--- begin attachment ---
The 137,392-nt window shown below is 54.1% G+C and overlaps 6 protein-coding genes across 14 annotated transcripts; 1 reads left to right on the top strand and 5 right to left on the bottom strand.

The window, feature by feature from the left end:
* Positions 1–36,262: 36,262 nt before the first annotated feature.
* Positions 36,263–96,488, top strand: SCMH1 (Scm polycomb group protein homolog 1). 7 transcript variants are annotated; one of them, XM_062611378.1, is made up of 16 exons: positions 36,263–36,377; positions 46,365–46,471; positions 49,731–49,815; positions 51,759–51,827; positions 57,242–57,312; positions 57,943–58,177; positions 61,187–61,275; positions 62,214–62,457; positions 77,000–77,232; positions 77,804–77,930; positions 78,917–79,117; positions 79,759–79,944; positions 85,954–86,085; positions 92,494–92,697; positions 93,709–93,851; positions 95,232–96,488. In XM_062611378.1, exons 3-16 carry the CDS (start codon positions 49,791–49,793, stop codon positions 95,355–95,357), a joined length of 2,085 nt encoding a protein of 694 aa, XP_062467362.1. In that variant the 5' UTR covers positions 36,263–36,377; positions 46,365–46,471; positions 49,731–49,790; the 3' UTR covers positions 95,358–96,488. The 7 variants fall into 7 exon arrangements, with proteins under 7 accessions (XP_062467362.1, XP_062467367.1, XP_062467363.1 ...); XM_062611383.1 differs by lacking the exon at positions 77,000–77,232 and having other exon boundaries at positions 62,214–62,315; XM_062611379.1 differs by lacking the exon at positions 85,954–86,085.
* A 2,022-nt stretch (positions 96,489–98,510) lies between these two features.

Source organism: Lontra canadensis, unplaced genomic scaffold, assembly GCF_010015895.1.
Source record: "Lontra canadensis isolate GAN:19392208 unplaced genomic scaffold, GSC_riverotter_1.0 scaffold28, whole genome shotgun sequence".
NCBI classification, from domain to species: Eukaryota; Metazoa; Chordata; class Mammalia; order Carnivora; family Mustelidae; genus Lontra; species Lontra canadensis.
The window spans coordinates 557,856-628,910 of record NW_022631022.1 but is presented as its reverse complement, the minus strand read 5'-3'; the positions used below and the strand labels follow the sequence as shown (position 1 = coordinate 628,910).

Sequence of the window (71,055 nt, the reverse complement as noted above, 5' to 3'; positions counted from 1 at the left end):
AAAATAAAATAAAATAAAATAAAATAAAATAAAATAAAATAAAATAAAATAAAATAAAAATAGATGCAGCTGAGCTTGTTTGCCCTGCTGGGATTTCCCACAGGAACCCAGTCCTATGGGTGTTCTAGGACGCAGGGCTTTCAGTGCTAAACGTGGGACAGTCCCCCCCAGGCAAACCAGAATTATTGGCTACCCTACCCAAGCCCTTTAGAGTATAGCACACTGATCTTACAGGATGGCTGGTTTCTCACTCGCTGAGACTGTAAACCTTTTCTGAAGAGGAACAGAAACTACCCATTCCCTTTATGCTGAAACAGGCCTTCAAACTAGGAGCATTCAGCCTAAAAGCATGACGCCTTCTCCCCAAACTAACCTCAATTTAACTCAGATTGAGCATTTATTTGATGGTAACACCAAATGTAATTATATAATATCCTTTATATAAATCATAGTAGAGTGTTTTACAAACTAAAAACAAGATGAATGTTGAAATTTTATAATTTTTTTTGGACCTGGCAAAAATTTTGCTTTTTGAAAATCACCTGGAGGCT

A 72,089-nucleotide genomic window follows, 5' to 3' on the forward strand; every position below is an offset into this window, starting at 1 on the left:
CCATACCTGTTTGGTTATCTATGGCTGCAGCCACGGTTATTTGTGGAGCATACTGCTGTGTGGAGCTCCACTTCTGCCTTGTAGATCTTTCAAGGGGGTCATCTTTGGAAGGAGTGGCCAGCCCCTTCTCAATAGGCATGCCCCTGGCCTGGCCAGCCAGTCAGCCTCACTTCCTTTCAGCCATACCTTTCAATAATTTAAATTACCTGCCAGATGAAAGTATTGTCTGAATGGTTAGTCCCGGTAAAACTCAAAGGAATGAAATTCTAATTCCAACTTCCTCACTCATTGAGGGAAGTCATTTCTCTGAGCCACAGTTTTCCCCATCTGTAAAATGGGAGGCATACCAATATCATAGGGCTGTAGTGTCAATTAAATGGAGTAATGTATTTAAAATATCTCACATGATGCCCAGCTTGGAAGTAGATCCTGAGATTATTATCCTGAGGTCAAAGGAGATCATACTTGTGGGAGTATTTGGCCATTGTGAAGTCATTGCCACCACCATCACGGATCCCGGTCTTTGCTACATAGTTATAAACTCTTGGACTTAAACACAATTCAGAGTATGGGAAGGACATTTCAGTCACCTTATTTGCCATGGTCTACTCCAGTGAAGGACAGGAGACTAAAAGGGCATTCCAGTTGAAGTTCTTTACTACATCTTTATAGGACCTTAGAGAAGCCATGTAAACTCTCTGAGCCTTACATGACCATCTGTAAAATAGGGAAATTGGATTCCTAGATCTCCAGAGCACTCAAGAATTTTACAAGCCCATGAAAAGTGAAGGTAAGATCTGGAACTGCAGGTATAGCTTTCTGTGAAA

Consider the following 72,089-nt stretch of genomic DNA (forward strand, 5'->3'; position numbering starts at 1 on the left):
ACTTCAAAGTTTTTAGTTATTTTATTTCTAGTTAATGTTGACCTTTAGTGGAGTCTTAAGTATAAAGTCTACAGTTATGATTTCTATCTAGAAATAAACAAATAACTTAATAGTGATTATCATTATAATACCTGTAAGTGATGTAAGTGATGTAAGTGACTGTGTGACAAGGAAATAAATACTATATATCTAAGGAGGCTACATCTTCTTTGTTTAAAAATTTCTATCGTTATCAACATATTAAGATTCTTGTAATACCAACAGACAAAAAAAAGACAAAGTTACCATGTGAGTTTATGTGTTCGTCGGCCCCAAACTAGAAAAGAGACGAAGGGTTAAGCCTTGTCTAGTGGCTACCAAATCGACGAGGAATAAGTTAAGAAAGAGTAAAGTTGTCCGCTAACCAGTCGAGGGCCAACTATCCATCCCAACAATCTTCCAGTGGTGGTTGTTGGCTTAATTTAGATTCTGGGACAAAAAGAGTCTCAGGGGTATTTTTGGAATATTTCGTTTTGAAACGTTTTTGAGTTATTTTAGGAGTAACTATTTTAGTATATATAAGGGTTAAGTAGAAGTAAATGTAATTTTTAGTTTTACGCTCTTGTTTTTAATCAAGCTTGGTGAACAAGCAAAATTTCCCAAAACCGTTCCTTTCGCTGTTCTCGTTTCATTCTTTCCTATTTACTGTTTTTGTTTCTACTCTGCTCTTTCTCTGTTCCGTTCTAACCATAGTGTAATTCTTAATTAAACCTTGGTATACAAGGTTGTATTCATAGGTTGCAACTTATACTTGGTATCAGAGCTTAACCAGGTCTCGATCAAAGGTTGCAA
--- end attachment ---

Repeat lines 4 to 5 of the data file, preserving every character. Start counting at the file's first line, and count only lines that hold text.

* Positions 36,263–96,488, top strand: SCMH1 (Scm polycomb group protein homolog 1). 7 transcript variants are annotated; one of them, XM_062611378.1, is made up of 16 exons: positions 36,263–36,377; positions 46,365–46,471; positions 49,731–49,815; positions 51,759–51,827; positions 57,242–57,312; positions 57,943–58,177; positions 61,187–61,275; positions 62,214–62,457; positions 77,000–77,232; positions 77,804–77,930; positions 78,917–79,117; positions 79,759–79,944; positions 85,954–86,085; positions 92,494–92,697; positions 93,709–93,851; positions 95,232–96,488. In XM_062611378.1, exons 3-16 carry the CDS (start codon positions 49,791–49,793, stop codon positions 95,355–95,357), a joined length of 2,085 nt encoding a protein of 694 aa, XP_062467362.1. In that variant the 5' UTR covers positions 36,263–36,377; positions 46,365–46,471; positions 49,731–49,790; the 3' UTR covers positions 95,358–96,488. The 7 variants fall into 7 exon arrangements, with proteins under 7 accessions (XP_062467362.1, XP_062467367.1, XP_062467363.1 ...); XM_062611383.1 differs by lacking the exon at positions 77,000–77,232 and having other exon boundaries at positions 62,214–62,315; XM_062611379.1 differs by lacking the exon at positions 85,954–86,085.
* A 2,022-nt stretch (positions 96,489–98,510) lies between these two features.